COMING…DAY THREE: The great chicken massacre etc. etc.

The Night Market at Mas

Question:  What do you get when you cross a Hindu ceremony with a Balinese all night market?  Answer: Sensory overload!

When Ketut asked, “You want to go to different market?” and I responded “What is different?” I was operating on the assumption it would be the same kind of market in a different location. Assumptions. Ketut expanded, “Night time, whole night, by temple, big football field.” I sought further clarification, “You mean all night? 24/7? No close?” Yes, that is exactly what he meant.

Of course I want to go, and my friend, Nancy, who is visiting me from the U.S., wants to go too. I picture a series of small shops around the perimeter of a large open area beside a temple. Why does my mind do that? Why do I presume to know what to expect? I do it every time and every time I’m astonished by something so utterly and completely unexpected it blows my tiny mind.

At 6:00 p.m. we’re ready. We have our sarongs in a bag to tie on when necessary. Ketut arrives, takes one look and says, “Pasek already sarong.” Okay, we need to wear our sarongs. At 6:30 we are still struggling to wrap the 2 meters of fabric in a semi secure fashion that doesn’t include an unsightly bulge around the mid-section. We both look about 8 months pregnant. It isn’t working. Finally, sweating bullets and laughing because it beats crying, we agree to quit trying to make it perfect and just go. I’m packaged like a tootsie-roll pop. Walking is a challenge.

I start to mount the motorbike (sidesaddle of course) and Ketut patiently repositions me. Since they drive on the left side of the road it is less likely my protruding knees will snag a passing vehicle if they stick out on the left. (Yes, the oncoming traffic is THAT CLOSE!) I glance at Nancy. She has hiked up her much more loosely wrapped sarong and is straddling the back of of Pasek’s bike. She’s taking no chances.

My first clue that the Mas Night Market may be a cut above the norm is the traffic jam. Suddenly every motorbike in creation has converged on this point. As we inch our way forward I notice a temporary toll booth of sorts. It is a chair in the middle of the road with a sign on it. The attendant standing beside it collects the fee. And then I see them…rows upon rows of motorbikes lined up two deep as far as the eye can see on both sides of the street. Ketut and Pasek make a few adjustments to the arrangement and we’re parked. We join the throngs. The flowing sea of humanity reminds me of Times Square on New Year’s Eve. Here however, out of literally hundreds of people, Nancy and I are the ONLY tourists.

Nancy pauses outside the huge stone entrance to the temple area and Pasek waits just inside the gate

Pasek on the left, Nancy on the right and in the background a parade of people, all in ceremonial dress, bring  their offerings into the temple

In another area of the temple people sit amid flower petals praying

This altar is adorned with rich fabrics and loaded with offerings

I still hesitate to take photos in the temples during ceremonies. It feels intrusive and disrespectful. The Balinese are always gracious and invite snoopy folks to photograph whatever they want. So it may be just me. But I cringe when I see some guy in shorts with a telephoto lens as long as Pinocchio’s nose, climbing on whatever is handy however sacred it might be, shooting, shooting, shooting. At the very least wear a sarong…try! Fortunately there were none of those types around on this particular night.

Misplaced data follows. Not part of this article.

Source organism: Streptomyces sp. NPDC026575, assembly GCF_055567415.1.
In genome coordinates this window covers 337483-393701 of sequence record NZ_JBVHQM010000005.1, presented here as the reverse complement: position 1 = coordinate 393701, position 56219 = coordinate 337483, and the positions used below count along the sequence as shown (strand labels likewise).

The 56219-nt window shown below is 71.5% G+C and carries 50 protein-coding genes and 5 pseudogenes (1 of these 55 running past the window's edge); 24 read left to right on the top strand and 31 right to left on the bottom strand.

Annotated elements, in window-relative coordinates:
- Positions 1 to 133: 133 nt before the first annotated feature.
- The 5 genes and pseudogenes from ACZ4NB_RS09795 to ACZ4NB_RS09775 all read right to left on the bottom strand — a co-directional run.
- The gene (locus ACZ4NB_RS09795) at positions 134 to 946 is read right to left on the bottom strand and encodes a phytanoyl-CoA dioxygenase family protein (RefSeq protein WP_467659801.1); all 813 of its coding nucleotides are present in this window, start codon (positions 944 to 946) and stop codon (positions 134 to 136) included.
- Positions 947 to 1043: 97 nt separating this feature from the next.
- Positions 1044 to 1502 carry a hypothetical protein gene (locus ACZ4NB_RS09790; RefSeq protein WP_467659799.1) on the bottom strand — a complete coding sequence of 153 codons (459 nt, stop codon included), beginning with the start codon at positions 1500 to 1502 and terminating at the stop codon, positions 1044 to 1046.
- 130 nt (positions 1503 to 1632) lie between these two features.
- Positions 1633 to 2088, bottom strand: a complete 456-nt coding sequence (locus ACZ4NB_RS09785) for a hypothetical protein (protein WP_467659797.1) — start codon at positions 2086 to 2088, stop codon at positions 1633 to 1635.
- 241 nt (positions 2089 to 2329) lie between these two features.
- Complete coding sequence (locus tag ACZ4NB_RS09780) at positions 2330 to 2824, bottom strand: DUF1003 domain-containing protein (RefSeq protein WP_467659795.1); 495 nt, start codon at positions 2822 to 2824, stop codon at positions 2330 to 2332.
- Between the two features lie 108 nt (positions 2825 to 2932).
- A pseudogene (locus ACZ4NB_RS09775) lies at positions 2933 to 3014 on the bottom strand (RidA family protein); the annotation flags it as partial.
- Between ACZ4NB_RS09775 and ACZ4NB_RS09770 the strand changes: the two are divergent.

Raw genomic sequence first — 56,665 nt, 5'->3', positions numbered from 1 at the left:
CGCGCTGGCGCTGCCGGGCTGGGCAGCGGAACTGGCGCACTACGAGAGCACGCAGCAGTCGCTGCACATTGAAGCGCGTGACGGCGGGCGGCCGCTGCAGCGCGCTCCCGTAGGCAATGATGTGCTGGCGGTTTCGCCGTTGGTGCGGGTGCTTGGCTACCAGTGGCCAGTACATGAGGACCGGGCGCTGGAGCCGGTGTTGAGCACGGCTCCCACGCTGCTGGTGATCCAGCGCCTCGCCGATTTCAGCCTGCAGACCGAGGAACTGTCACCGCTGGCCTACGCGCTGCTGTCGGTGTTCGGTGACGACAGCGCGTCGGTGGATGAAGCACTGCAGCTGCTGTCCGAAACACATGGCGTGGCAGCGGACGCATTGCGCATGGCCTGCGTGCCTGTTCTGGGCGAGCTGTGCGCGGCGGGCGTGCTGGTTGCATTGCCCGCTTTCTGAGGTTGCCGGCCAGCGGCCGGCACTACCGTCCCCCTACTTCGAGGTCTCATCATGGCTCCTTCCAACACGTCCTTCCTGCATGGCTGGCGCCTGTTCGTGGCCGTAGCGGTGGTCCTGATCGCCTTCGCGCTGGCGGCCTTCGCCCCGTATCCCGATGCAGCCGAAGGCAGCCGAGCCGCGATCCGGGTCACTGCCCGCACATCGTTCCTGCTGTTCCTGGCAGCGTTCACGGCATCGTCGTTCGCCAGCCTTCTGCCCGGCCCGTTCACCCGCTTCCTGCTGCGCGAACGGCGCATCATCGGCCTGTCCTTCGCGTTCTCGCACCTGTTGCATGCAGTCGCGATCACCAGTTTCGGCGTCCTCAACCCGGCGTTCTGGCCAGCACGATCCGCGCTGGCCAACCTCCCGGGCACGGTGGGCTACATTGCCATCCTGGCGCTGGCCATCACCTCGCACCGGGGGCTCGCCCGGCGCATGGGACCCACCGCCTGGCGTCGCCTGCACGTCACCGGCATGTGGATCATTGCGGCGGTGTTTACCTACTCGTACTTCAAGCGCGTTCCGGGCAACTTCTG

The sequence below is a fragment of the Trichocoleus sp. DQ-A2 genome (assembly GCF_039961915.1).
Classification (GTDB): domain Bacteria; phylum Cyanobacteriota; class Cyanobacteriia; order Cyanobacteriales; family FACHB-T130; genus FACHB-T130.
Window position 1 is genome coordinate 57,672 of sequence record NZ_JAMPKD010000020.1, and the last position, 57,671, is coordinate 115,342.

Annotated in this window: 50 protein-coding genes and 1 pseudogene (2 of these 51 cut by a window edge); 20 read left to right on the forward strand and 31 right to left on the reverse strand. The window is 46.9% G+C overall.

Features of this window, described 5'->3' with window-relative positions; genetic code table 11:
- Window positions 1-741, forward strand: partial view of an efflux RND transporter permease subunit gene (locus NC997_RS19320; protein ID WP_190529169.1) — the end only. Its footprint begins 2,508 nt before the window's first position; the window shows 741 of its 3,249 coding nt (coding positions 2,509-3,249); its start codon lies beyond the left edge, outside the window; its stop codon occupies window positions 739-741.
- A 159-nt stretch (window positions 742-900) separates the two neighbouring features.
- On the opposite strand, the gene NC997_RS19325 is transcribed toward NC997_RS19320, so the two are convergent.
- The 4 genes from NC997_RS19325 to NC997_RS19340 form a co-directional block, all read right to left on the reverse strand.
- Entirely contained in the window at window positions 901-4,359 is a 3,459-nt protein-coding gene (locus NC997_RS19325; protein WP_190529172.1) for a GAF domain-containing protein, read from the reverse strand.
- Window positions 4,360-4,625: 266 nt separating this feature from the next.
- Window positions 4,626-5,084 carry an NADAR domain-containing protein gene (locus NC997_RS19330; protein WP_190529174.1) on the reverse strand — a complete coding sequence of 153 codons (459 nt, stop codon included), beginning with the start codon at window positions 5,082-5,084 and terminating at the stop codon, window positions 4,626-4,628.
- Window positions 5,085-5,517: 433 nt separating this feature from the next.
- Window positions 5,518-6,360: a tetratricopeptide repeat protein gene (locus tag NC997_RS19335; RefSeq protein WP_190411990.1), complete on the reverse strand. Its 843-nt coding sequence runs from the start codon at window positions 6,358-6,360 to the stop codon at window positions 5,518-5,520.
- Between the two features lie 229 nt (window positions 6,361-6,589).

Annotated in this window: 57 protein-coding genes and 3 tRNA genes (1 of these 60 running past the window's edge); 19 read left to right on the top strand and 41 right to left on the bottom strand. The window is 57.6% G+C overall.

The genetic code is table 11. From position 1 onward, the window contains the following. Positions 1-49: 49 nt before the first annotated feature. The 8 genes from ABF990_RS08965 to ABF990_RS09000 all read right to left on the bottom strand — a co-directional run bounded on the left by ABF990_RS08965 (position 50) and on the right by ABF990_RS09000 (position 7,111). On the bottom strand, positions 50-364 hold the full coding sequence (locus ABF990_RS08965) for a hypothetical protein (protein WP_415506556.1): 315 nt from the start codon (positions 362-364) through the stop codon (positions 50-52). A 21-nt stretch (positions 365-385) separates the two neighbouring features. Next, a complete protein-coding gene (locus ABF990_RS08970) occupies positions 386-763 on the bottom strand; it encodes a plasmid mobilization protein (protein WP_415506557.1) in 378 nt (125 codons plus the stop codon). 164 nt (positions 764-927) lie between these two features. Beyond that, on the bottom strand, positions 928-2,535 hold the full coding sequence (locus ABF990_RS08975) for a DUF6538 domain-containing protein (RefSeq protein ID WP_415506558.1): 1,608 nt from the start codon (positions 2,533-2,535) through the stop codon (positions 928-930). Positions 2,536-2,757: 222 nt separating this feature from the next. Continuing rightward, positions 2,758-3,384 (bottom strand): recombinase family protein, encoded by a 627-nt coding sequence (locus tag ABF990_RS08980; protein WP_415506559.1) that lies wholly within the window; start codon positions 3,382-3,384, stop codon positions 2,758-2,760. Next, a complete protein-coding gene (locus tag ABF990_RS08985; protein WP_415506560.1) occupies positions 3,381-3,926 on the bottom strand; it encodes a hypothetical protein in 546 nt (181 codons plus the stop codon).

We leave the other-worldliness of the temple and are thrust into the earthly business of buying and selling. Carried along with the flow, we pass blankets spread on the ground with mounds of lace fabrics. Women are pulling out colors they like and looking through the merchandise just as I would around a bargain table in the U.S. There are wind-up toys, watches, jeans, t-shirts, underwear, jewelry, sarongs, balloons, tennis shoes, sandals, motorbike parts, and food…lots and lots of food. The aroma from this particular warung cannot to be ignored. We try three different kinds of satays.

Making and selling satays in the Mas Night Market

And they are delicious…smokey, spicy, mouth wateringly delicious!

I’m lovin’ this fish satay. Pasek is being his stoic, patient self. He’s a saint!

I notice a stall where that beautiful feminine undergarment of torture, the corset, is on display in abundance. I need one. I have the sarong and the lacy kebaya, but to be 100% correct I need the strapless push-up-pull-in-rib-crushing corset to complete the look. In spite of the human current pushing me I slow way down. Pasek, a few steps ahead but ever-vigilant lest he lose one of us, is immediately beside me. “You want to buy?” Somehow the vision of one of those adorable little Balinese girls strapping me into the most intimate of undergarments in front of the gods, and Pasek, and everybody gives me pause. A corset that doesn’t fit is worse than no corset at all, and the retelling of the story of me being sausaged into one would provide enough entertainment in the village for weeks to come. What am I thinking!? Common sense surfaces and we move on.

There must be something about greasy fried food that triggers a neural response. The warungs selling heaps of piseng goreng (banana fritters) and other deep fat fried bready foods are like magnets. We cave to our salivating taste buds. I point to one heaping mound and two handfuls of the stuff goes into a bag. Before I can ask the price two heaping handfuls of something else goes into the bag. I started to speak but STOP!!! doesn’t seem appropriate so I watch in fascinated horror while the bag is filled with two or three handfuls of everything. It comes to a dollar.

We agree it is time to head back to the peaceful sanity of Ubud. The motorbikes are located and the Polisi directing traffic gets us safely on our way.

Leaving the night market

The ride home is uneventful in the best possible sense of the word. Pasek and Ketut join Nancy and me on the balcony for tea and mounds of greasy delights. I forgot to mention that each deep-fried handful was accompanied by two or three whole green chilies.  And what do you know…a bite of fritter and a bite of chili when chewed up together in the same mouthful…bliss!